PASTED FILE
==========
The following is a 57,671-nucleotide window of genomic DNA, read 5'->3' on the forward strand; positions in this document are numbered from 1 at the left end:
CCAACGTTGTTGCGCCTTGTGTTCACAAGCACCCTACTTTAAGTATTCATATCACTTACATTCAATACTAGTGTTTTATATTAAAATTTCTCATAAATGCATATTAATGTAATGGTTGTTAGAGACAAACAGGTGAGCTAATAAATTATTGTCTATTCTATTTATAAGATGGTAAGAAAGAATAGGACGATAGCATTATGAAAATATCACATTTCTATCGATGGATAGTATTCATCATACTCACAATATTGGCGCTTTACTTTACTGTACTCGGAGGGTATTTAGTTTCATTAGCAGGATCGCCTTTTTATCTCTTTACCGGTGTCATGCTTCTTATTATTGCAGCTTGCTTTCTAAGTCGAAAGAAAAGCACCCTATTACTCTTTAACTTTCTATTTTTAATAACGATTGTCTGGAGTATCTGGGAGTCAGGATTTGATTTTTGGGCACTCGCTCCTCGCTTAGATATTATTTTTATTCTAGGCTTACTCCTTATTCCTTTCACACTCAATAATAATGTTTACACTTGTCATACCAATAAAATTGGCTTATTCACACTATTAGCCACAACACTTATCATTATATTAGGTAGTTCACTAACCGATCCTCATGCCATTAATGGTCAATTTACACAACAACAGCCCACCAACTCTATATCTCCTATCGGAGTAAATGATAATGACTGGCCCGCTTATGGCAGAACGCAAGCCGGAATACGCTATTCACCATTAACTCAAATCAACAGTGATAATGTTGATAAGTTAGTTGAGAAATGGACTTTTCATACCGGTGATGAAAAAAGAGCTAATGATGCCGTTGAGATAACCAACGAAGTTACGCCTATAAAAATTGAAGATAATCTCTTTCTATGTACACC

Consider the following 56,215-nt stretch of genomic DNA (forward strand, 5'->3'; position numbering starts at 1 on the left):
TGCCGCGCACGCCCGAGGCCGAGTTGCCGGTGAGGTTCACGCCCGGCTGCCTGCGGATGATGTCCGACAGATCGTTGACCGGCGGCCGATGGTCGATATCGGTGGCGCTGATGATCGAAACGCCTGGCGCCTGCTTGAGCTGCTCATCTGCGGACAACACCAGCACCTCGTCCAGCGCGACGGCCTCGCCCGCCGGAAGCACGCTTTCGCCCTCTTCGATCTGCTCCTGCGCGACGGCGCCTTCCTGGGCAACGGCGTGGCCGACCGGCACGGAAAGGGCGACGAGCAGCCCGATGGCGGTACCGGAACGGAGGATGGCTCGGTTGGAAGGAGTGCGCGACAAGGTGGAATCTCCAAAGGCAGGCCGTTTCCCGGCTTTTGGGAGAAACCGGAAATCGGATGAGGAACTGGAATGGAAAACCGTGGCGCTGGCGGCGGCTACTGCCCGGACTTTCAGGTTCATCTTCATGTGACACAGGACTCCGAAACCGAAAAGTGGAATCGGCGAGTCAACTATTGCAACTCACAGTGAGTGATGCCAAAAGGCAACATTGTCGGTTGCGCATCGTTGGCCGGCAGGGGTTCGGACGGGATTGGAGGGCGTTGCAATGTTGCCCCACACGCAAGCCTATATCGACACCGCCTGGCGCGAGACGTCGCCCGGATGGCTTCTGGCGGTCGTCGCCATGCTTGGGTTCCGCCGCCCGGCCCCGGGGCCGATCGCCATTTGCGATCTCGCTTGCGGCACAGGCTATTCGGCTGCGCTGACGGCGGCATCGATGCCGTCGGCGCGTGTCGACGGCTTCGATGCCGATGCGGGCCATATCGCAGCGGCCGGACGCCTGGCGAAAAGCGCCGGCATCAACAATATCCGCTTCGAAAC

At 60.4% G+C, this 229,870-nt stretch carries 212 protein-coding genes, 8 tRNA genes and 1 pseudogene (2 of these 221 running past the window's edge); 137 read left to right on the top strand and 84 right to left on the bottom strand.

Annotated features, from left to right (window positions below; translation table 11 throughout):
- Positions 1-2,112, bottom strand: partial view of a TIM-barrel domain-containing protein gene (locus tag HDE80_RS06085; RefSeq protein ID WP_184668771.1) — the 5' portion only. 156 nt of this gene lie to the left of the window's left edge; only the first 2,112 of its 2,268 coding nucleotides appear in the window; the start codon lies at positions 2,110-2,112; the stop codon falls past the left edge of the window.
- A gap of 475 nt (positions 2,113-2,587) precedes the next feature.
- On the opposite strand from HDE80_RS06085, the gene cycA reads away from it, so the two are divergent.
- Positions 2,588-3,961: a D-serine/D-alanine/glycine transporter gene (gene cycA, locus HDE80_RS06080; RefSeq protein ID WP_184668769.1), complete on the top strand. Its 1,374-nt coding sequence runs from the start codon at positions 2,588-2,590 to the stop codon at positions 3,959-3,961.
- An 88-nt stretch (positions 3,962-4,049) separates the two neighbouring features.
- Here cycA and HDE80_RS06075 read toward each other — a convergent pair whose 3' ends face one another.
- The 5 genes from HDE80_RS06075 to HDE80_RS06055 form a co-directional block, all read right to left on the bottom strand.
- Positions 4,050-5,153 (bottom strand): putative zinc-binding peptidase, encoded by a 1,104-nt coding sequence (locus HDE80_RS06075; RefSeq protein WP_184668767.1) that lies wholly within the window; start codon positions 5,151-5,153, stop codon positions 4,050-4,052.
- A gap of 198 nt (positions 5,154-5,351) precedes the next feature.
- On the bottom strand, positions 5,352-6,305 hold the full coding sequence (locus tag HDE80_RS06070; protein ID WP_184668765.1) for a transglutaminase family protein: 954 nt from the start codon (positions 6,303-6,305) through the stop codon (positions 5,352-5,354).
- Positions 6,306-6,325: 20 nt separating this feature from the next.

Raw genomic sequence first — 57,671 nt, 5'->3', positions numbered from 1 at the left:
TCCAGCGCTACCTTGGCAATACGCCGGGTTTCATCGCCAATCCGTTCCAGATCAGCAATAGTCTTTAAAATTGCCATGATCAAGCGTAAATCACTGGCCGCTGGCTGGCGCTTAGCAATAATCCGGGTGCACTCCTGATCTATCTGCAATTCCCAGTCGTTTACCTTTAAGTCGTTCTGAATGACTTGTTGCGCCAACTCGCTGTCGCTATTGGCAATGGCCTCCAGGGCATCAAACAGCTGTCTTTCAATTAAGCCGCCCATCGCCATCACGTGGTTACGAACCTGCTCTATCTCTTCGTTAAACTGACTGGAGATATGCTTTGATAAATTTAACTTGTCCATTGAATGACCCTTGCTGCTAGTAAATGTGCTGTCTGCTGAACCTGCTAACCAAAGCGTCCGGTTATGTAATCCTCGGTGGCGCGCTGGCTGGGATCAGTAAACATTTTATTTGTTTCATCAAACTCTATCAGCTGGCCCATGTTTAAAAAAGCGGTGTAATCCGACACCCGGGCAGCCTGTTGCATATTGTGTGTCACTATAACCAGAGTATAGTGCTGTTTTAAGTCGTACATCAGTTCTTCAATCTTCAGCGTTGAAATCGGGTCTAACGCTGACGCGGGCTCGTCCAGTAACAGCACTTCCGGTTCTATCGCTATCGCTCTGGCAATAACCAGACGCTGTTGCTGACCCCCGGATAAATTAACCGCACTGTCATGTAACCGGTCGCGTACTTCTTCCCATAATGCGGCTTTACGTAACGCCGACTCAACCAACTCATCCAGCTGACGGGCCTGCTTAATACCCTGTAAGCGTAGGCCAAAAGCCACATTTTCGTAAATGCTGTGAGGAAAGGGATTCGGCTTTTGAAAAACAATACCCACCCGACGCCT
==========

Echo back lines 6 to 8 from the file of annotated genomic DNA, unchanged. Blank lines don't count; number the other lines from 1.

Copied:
Annotated features, from left to right (window positions below; translation table 11 throughout):
- Positions 1-2,112, bottom strand: partial view of a TIM-barrel domain-containing protein gene (locus tag HDE80_RS06085; RefSeq protein ID WP_184668771.1) — the 5' portion only. 156 nt of this gene lie to the left of the window's left edge; only the first 2,112 of its 2,268 coding nucleotides appear in the window; the start codon lies at positions 2,110-2,112; the stop codon falls past the left edge of the window.
- A gap of 475 nt (positions 2,113-2,587) precedes the next feature.